What Should I Expect After An Amputation?
We can only imagine how you’re feeling right now. You’re feeling anxious, nervous, and a little concerned about how you’ll tackle daily tasks again with your residual limb and your prosthetics. We want to make this process easier for you by giving you a run-down on what you should expect post-surgery.
5 Basic Stages After Amputation Surgery:
Recovering at the Hospital
Depending on age, health, and diagnosis, you should expect to spend 3-7 days at the hospital post-surgery. During this recovery process, you will have professionals watching over you and guiding you. They’ll show you how to take care of your wound as it heals, teach you proper exercises to upkeep your health and strength, even helping you adjust to everyday tasks such as walking (with the help of a walking aid).
Recovering at Home
During this phase in your post-surgery journey, hospital professionals will encourage you to continue to care for your wound as it fully heals. Proper care techniques you should expect are: daily cleaning of the wound, ensure your residual limb is straight (as often as you can), and continual exercising as per what was taught to you during your stay at the hospital. Because this will be your first time adjusting to your residual limb at home, it is ideal to stay on top of your appointments so professionals can assist if assistance is needed.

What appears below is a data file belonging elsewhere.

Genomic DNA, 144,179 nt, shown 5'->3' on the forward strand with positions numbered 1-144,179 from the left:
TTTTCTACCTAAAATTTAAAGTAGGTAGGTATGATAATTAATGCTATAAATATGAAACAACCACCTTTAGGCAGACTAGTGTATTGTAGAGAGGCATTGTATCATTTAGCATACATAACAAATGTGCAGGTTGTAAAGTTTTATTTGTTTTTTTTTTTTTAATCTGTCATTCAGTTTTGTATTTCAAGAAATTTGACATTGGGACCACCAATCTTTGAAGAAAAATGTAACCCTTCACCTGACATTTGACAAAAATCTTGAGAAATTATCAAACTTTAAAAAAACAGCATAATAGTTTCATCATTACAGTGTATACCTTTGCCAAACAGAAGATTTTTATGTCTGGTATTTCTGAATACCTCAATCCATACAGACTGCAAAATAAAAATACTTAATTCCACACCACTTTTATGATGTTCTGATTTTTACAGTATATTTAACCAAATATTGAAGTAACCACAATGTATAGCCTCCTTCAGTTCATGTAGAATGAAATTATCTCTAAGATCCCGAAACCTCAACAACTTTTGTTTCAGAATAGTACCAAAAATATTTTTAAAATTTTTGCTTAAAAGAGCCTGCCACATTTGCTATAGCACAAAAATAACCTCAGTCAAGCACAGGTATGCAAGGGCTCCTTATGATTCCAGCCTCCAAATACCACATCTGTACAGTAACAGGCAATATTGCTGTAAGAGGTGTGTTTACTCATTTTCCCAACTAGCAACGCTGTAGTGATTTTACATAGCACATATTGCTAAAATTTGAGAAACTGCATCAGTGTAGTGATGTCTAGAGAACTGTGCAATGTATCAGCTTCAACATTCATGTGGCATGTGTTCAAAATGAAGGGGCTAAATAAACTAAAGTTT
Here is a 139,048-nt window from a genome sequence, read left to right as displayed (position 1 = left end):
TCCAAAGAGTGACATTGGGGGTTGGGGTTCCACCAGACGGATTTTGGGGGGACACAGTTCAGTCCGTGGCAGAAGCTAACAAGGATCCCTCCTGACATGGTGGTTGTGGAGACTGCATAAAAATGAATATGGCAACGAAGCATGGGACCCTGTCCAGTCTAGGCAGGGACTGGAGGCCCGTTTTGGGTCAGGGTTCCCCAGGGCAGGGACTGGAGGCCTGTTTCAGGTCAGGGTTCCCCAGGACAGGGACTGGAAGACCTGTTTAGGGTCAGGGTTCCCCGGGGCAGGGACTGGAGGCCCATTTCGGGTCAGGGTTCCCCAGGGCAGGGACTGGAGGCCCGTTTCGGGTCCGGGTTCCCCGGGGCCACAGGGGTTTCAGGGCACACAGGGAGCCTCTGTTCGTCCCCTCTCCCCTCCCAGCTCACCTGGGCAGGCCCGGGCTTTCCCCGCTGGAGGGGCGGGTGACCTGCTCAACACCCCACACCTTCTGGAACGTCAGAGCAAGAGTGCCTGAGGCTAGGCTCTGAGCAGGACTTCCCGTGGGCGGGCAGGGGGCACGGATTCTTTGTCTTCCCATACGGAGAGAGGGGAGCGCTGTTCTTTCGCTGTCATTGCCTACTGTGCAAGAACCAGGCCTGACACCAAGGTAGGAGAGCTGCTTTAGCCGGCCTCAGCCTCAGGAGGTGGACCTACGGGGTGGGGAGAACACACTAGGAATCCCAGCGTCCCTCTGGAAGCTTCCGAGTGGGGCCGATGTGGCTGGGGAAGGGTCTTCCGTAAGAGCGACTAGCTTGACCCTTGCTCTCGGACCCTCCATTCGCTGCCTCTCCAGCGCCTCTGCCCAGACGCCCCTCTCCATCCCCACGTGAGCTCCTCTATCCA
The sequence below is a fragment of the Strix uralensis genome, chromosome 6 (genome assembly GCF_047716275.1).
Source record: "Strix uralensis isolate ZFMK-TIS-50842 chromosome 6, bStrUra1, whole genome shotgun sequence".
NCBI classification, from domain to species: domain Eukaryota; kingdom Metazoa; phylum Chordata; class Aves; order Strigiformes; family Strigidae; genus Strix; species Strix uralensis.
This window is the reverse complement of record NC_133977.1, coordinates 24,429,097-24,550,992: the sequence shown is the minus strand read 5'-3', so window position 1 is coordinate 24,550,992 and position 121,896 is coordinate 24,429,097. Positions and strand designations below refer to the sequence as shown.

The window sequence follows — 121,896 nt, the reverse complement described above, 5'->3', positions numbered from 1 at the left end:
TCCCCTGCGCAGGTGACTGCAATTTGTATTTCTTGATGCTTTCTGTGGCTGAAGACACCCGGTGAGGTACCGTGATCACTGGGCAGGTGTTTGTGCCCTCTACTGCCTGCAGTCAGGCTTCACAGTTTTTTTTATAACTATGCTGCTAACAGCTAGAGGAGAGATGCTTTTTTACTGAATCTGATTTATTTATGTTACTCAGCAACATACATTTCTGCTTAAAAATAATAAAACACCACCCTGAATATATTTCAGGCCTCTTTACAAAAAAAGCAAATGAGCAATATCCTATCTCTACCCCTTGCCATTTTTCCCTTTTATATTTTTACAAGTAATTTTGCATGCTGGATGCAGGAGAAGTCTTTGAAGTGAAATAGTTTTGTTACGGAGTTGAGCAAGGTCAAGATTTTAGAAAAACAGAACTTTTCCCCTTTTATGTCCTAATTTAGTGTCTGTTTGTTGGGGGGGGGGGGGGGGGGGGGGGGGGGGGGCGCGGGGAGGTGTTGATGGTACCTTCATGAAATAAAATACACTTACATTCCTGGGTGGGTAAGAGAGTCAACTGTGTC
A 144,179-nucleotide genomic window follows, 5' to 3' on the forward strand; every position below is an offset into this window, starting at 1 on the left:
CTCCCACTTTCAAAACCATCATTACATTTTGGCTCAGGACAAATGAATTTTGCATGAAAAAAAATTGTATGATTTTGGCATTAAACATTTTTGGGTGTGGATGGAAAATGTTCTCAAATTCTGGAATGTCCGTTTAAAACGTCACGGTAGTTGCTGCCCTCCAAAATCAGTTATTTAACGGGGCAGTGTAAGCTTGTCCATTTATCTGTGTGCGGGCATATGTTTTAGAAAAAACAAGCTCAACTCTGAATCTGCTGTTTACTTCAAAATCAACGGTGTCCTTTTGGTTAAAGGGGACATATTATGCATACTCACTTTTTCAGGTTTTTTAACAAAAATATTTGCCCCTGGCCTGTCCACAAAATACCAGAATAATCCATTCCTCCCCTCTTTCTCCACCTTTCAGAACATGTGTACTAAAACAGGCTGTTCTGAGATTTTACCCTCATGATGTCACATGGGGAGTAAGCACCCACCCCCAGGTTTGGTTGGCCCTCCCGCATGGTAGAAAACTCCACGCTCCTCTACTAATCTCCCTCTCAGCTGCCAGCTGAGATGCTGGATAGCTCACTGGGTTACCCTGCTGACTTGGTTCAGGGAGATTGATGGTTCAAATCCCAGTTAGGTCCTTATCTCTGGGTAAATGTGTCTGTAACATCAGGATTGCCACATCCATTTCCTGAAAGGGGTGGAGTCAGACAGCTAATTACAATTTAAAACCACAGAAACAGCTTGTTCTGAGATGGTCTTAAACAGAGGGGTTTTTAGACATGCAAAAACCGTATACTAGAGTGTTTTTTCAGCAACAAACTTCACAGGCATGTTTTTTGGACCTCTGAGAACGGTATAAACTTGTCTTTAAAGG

Once your wound has healed, this is ideally when your prosthetic fitting will take place. Roughly three weeks after your first fitting with your prosthetist, you should receive a preparatory (or temporary) prosthesis. During this time you will be expected to continue caring for your residual limb while using a shrinker sock. It is important to massage your scar and exercise with stretch and strength techniques taught to you by hospital professionals.
Learning How to Use your Prosthetics
When your residual limb reaches a stable size, two things may take place: 1) you will receive a definitive prosthesis or 2) your preparatory prosthesis will become your definitive prosthesis. When you get to this stage you will learn how to properly use your prosthetics. Here are a few examples of skills you will pick up: taking it off and on, adjusting your sock thickness, walking with or without a walking aid, and how to care and clean for your prosthetics.
Returning to Your Regular Routine
After some time and when you are ready to, you can return to your daily routine. Naturally, the routine will differ from what it once was based on your needs now but you will be equipped with the right knowledge and experience to properly handle any challenges that may occur. Returning back to your routine is a big step but it will be very rewarding. To make the return smoother, ensure your health is your priority, surround yourself with a great support system, get back to doing regular things such as work, hobbies, and social events, and make sure to upkeep the care for your prosthesis. You got this!